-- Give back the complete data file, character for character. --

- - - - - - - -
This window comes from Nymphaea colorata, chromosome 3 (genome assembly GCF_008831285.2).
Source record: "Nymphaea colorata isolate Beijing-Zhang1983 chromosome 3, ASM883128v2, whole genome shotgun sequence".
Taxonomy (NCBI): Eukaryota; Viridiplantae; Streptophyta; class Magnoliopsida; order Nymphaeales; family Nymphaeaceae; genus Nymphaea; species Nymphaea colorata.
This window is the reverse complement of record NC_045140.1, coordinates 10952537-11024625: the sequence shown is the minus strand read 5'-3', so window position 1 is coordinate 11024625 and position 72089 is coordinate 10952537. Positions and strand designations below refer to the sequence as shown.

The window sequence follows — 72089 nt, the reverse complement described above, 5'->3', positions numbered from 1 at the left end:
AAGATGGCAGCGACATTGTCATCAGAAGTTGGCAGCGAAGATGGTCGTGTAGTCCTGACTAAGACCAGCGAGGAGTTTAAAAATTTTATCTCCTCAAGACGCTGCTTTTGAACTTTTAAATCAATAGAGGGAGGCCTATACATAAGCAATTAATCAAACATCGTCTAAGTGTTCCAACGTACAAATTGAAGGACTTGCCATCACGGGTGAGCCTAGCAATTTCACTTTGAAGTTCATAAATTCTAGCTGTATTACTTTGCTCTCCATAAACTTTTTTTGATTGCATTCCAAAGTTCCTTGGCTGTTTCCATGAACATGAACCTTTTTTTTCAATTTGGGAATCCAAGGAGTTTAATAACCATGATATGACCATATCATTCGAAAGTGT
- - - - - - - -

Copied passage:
This window comes from Nymphaea colorata, chromosome 3 (genome assembly GCF_008831285.2).
Source record: "Nymphaea colorata isolate Beijing-Zhang1983 chromosome 3, ASM883128v2, whole genome shotgun sequence".
Taxonomy (NCBI): Eukaryota; Viridiplantae; Streptophyta; class Magnoliopsida; order Nymphaeales; family Nymphaeaceae; genus Nymphaea; species Nymphaea colorata.
This window is the reverse complement of record NC_045140.1, coordinates 10952537-11024625: the sequence shown is the minus strand read 5'-3', so window position 1 is coordinate 11024625 and position 72089 is coordinate 10952537. Positions and strand designations below refer to the sequence as shown.

The window sequence follows — 72089 nt, the reverse complement described above, 5'->3', positions numbered from 1 at the left end:
AAGATGGCAGCGACATTGTCATCAGAAGTTGGCAGCGAAGATGGTCGTGTAGTCCTGACTAAGACCAGCGAGGAGTTTAAAAATTTTATCTCCTCAAGACGCTGCTTTTGAACTTTTAAATCAATAGAGGGAGGCCTATACATAAGCAATTAATCAAACATCGTCTAAGTGTTCCAACGTACAAATTGAAGGACTTGCCATCACGGGTGAGCCTAGCAATTTCACTTTGAAGTTCATAAATTCTAGCTGTATTACTTTGCTCTCCATAAACTTTTTTTGATTGCATTCCAAAGTTCCTTGGCTGTTTCCATGAACATGAACCTTTTTTTTCAATTTGGGAATCCAAGGAGTTTAATAACCATGATATGACCATATCATTCGAAAGTGT